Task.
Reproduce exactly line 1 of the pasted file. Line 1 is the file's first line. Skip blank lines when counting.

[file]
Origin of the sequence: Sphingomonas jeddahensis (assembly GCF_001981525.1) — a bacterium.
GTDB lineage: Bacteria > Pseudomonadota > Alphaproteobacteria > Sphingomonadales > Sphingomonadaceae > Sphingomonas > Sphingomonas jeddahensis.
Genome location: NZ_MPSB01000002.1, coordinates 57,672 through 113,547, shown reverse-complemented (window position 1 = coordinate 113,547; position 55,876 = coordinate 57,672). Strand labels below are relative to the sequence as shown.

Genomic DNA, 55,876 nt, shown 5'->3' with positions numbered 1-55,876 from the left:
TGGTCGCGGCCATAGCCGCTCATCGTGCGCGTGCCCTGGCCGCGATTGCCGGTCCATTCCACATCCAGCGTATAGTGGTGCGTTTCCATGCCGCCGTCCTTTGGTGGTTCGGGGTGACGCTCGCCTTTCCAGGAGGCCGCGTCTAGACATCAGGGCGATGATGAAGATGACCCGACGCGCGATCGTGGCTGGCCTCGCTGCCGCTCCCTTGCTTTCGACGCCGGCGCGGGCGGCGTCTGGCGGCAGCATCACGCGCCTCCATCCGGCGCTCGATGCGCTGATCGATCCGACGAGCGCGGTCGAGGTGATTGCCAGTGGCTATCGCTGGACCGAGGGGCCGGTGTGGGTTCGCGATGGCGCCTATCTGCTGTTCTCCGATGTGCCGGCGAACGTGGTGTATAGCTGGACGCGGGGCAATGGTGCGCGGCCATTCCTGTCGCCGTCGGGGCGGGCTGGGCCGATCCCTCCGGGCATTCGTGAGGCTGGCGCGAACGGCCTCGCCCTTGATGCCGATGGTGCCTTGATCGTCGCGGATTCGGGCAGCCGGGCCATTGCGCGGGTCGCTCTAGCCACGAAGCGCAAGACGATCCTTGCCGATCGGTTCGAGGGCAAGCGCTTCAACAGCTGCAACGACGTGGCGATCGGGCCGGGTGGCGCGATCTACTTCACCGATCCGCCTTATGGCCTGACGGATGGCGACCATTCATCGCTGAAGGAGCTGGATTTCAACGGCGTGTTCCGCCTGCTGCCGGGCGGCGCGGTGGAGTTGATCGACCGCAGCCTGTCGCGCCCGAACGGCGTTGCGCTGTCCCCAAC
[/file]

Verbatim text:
Origin of the sequence: Sphingomonas jeddahensis (assembly GCF_001981525.1) — a bacterium.